Based on h-d models for spruce, pine and birch in Norway a model comparison of unconstrained gamm and scam_m was made. For the h-d models it was shown that scam_m combines the flexibility of gamm with the assurance that all model effects will be plausible. Plausible model effects can be forced by setting conditions such as monotonicity, convexity, concavity or combinations thereof. The full flexibility of additive regression models remains within the constraint conditions. As was shown in the cases studied, constrained and unconstrained effects can be combined within the same model. There were only marginal differences in the predictive accuracy of h-d models which had been parameterized as gamm or scam_m. At the same time, the scam_m models are made more generally applicable, especially for predictions based on external data, by the ability to take expert knowledge into account. Because forest growth data is normally more or less unbalanced, the number of potential uses for scam_m models is large.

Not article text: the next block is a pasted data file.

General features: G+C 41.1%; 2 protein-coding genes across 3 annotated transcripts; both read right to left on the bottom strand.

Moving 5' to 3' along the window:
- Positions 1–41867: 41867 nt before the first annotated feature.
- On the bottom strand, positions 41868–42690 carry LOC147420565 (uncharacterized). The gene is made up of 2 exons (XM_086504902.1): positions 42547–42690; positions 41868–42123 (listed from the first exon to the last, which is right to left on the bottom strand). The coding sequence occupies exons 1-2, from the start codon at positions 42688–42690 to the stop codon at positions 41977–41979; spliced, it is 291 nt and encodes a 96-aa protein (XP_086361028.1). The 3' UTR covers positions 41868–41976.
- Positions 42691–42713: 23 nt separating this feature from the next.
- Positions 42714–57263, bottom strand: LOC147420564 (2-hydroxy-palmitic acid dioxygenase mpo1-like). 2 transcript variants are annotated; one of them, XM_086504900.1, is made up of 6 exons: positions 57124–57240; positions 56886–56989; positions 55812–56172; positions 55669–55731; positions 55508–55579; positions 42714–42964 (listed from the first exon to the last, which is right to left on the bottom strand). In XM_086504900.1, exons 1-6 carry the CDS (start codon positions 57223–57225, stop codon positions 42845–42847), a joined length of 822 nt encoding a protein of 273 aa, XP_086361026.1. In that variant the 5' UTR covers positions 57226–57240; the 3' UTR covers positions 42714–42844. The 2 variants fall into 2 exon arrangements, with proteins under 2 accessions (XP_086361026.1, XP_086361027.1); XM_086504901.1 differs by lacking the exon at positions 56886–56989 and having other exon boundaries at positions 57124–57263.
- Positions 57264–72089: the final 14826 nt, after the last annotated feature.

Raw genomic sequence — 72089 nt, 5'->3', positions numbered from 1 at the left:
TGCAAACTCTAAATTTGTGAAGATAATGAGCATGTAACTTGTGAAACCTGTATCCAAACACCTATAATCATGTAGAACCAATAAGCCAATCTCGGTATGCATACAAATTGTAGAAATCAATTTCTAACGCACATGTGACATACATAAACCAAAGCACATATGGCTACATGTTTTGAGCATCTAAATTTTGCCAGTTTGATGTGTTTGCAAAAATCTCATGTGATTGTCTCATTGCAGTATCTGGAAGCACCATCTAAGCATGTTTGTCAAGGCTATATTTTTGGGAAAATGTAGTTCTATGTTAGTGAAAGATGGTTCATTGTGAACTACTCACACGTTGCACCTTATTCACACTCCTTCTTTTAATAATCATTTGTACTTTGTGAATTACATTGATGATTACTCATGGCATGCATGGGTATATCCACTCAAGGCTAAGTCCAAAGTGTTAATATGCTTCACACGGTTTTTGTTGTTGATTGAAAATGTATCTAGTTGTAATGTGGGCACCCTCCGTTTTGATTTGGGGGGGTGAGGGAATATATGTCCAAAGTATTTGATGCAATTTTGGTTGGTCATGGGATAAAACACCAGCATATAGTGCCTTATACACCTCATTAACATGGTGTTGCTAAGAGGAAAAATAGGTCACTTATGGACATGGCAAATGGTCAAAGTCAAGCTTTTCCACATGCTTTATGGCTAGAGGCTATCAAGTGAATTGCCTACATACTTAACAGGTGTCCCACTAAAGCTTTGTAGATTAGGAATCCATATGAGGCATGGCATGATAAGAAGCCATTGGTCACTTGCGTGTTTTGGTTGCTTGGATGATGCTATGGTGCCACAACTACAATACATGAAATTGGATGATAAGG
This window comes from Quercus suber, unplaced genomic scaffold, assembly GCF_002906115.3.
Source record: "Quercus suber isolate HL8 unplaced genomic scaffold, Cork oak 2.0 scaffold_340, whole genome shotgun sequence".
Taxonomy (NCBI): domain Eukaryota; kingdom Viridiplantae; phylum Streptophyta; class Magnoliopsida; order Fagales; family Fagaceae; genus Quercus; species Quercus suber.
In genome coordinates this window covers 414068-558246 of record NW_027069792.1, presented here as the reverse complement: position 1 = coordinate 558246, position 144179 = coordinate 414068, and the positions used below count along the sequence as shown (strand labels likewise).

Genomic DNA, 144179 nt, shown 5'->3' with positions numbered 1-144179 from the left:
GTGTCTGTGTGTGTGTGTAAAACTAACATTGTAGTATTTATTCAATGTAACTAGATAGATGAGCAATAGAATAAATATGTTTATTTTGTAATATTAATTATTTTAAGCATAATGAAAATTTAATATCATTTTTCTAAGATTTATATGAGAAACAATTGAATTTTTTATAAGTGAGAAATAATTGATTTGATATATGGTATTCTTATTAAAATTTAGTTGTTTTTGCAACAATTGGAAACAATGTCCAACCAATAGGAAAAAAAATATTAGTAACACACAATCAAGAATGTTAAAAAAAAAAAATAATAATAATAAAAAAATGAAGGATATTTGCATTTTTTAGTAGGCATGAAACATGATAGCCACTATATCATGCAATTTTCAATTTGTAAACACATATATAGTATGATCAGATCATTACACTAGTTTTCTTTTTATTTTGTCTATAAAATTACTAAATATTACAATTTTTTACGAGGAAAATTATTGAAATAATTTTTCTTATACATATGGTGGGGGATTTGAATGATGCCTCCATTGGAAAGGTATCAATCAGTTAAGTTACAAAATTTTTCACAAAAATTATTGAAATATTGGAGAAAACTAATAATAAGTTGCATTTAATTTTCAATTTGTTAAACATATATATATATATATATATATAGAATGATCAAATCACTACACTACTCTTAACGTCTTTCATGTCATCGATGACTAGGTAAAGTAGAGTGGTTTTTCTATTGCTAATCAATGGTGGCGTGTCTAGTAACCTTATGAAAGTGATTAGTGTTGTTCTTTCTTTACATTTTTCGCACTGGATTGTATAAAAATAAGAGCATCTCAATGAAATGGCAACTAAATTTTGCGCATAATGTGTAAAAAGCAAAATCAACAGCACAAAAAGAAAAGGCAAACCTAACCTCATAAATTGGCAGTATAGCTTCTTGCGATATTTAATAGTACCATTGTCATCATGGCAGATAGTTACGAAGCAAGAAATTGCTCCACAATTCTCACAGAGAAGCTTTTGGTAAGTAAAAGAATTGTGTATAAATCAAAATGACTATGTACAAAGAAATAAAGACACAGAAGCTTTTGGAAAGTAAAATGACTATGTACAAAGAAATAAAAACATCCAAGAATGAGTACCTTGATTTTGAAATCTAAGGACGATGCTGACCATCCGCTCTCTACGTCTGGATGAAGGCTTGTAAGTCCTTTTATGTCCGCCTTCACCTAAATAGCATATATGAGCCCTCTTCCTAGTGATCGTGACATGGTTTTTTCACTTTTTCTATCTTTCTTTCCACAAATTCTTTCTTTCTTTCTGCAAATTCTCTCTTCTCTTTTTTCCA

Notes

Acknowledgements

We would like to thank two anonymous reviewers for constructive comments.

Funding

This study was supported by the Norwegian Institute of Bioeconomy Research (NIBIO).

Availability of data and materials

Data are available upon request under certain constraints.

Authors’ contributions

The first author (MS) conducted the data analysis, model development and wrote the first draft. JB substantially contributed to the data preparation. All authors jointly discussed the results, drew conclusions and finalized the manuscript. All authors read and approved the final manuscript.

Ethics approval and consent to participate

Not applicable.

Consent for publication

The authors give the consent for publication.

Competing interests

The authors declare that they have no competing interests.

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Copyright information

© The Author(s). 2018

Open AccessThis article is distributed under the terms of the Creative Commons Attribution 4.0 International License (http://creativecommons.org/licenses/by/4.0/), which permits unrestricted use, distribution, and reproduction in any medium, provided you give appropriate credit to the original author(s) and the source, provide a link to the Creative Commons license, and indicate if changes were made.

Authors and Affiliations

  1. 1.Northwest German Forest Research Institute, Forest GrowthGöttingenGermany
  2. 2.Norwegian Institute for Bioeconomy Research, National Forest InventoryÅsNorway